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July 8 is International Save the Vaquita Day
July 8, 2017

July 8 is International Save the Vaquita Day, a day marked by events designed to raise awareness of the world’s most endangered marine mammal.
The International Marine Animal Trainers’ Association (IMATA) will mark the occasion by reaffirming their support of the ambitious plan to help save the vaquita porpoise from extinction in the northern Gulf of California. The project involves relocating some of the remaining vaquitas to a temporary sanctuary later this year. At the same time, a permanent ban on gillnet fishing went into effect last week in a bid to save a critically endangered species of porpoise. The initiative, named VaquitaCPR, is led by the Mexican government and supported by a consortium of marine mammal experts from more than a dozen organizations around the world.
In March, IMATA championed a grassroots gofundme campaign that, in just one month, garnered nearly $17,000 in donations for the cause. IMATA president Dr. Grey Stafford said, "The funds were just a first step in what will no doubt be our continued support and sharing of expertise by IMATA members to help preserve the vaquita." Dr. Cynthia Smith, Executive Director of the National Marine Mammal Foundation, said, “This is historic. We’re seeing extraordinary partnerships being forged on common ground – a shared desire to rescue the vaquita from extinction. But we must act quickly.”
VaquitaCPR (Conservation, Protection and Recovery) is an emergency action plan of the Mexican government with the input of an expert group of conservation scientists and marine mammal veterinarians. Recovery operations are set to begin in Mexico in the next few months. Billy Hurley, IMATA's executive director, says, "Emergency action by U.S. and Mexican organizations is essential to rescue a number of the remaining animals from their dangerous environment and relocate them to a safe zone in the northern Gulf of California until illegal fishing is ended and their habitat is cleared of deadly gill nets."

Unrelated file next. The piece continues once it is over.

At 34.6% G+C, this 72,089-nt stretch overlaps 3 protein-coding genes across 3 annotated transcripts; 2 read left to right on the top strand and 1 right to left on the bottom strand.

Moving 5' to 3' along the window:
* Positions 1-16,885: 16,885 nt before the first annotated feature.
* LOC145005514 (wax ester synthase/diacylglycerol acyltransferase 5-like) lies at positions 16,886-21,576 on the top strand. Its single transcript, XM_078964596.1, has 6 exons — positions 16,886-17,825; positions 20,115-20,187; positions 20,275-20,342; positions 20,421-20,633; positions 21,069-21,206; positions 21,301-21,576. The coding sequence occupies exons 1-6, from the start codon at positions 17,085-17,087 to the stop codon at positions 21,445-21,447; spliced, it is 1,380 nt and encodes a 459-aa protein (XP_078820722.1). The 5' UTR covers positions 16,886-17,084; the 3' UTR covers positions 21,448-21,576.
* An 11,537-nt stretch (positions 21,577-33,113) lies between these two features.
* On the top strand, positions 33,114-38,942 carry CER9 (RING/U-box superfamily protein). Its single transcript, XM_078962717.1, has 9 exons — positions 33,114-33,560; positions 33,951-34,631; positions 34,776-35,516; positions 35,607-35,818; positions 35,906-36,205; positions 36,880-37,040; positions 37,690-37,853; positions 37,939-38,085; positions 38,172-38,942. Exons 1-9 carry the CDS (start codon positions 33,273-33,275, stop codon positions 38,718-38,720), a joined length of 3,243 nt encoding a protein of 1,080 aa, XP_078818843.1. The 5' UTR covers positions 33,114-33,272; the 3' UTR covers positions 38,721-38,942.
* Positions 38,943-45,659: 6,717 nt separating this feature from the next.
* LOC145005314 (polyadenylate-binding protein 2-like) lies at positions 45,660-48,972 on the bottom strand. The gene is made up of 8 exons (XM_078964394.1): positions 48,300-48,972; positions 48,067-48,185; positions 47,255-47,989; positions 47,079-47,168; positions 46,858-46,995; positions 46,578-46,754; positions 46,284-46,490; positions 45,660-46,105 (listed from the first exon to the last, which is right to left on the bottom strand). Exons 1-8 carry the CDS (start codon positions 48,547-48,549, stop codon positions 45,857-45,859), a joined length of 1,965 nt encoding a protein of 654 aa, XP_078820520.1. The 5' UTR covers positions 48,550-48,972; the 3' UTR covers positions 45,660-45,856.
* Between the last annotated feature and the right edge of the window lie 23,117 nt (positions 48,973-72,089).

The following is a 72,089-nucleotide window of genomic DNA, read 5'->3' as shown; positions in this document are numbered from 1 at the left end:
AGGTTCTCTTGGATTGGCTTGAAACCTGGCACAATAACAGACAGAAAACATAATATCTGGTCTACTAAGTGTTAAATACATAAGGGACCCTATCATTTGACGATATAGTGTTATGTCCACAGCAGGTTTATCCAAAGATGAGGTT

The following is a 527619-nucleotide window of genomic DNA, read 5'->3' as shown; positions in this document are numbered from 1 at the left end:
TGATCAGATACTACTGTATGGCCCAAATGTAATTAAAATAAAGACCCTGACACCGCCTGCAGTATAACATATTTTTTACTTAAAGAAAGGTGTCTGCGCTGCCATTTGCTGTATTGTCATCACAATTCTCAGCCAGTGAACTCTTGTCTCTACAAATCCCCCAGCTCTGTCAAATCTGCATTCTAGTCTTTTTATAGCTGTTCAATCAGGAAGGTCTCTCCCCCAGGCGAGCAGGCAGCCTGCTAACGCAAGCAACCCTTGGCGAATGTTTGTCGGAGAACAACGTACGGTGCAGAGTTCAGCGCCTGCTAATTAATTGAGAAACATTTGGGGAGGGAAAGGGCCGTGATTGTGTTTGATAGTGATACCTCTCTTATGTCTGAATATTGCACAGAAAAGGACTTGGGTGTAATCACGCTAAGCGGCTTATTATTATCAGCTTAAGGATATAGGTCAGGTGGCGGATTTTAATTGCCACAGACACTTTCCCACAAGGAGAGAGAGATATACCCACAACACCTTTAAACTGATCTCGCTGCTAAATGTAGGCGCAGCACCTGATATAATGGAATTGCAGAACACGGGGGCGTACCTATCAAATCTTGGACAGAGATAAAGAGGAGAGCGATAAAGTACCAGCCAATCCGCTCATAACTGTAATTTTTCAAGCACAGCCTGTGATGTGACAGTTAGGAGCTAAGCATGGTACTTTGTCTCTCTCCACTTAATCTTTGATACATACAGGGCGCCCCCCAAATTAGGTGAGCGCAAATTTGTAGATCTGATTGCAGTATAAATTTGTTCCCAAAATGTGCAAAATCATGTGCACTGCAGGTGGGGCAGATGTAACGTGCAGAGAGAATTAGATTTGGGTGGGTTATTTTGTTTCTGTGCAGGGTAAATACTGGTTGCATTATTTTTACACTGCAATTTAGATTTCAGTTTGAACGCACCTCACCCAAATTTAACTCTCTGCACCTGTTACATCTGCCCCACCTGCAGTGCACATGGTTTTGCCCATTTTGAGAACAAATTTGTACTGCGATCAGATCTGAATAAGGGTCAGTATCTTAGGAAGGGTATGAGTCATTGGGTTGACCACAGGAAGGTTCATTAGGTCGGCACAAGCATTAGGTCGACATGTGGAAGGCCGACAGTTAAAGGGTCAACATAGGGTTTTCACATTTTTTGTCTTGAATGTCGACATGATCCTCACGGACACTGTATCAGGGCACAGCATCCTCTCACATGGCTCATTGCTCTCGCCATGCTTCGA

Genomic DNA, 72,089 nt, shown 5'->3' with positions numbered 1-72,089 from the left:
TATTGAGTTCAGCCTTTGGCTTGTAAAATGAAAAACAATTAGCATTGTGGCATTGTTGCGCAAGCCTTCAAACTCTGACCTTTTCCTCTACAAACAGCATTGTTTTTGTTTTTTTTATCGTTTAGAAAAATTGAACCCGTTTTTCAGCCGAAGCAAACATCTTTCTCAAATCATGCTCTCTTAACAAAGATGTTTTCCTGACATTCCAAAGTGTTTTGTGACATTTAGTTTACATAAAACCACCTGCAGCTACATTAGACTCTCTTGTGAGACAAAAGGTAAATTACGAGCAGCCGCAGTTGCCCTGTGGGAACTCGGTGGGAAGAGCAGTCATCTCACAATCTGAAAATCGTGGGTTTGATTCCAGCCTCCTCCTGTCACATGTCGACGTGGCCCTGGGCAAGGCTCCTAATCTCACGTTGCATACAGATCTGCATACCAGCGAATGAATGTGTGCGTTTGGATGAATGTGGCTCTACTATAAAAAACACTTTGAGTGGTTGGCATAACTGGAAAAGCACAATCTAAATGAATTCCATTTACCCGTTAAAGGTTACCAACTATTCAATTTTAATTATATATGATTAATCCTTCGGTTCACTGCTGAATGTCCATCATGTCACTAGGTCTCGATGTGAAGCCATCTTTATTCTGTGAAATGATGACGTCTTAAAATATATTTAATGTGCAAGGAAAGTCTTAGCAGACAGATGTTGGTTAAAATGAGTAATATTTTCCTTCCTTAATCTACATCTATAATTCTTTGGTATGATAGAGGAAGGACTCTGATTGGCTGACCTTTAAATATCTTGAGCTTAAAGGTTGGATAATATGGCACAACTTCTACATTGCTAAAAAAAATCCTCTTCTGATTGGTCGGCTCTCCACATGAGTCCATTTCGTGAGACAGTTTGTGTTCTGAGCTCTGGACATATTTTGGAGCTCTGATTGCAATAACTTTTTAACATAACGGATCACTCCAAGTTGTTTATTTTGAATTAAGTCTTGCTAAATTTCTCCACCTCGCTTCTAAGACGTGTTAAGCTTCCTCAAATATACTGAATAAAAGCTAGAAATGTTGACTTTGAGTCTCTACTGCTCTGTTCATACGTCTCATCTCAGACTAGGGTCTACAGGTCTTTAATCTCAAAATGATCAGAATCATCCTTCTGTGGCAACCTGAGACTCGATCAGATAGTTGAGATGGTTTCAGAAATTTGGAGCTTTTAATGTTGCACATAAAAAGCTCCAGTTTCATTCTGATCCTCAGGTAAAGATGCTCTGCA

The emergency action plan, adopted by the Mexican government’s Ministry of Environment and Natural Resources is estimated to cost more than $3.7 million in 2017 alone. The project could take several years to implement and is not without risks. When asked about the uncertainties involved with this type of rescue, Stafford said, "Despite the unknowns, we cannot turn our heads and allow the remaining endangered porpoises to simply disappear."
The precipitous decline of the vaquita has been primarily driven by accidental deaths of the porpoises in fishing gillnets. In 2015, the Mexican government instituted a two-year gillnet ban over the range of the vaquita. Additionally, the Mexican government implemented a financial compensation program to provide income to fishermen affected by the two-year gillnet ban. Despite strong enforcement, illegal gillnets are still being set to catch an endangered fish known as totoaba, the swim bladders of which fetch large sums of money on Hong Kong and Chinese black markets. Thus, despite tens of millions of dollars invested by the Mexican government in preventing vaquita by-catch, the population continues to decline.
International Save the Vaquita Day is an opportunity for the public to join the fight for the vaquita’s life. Learn how to support the rescue plan by visiting
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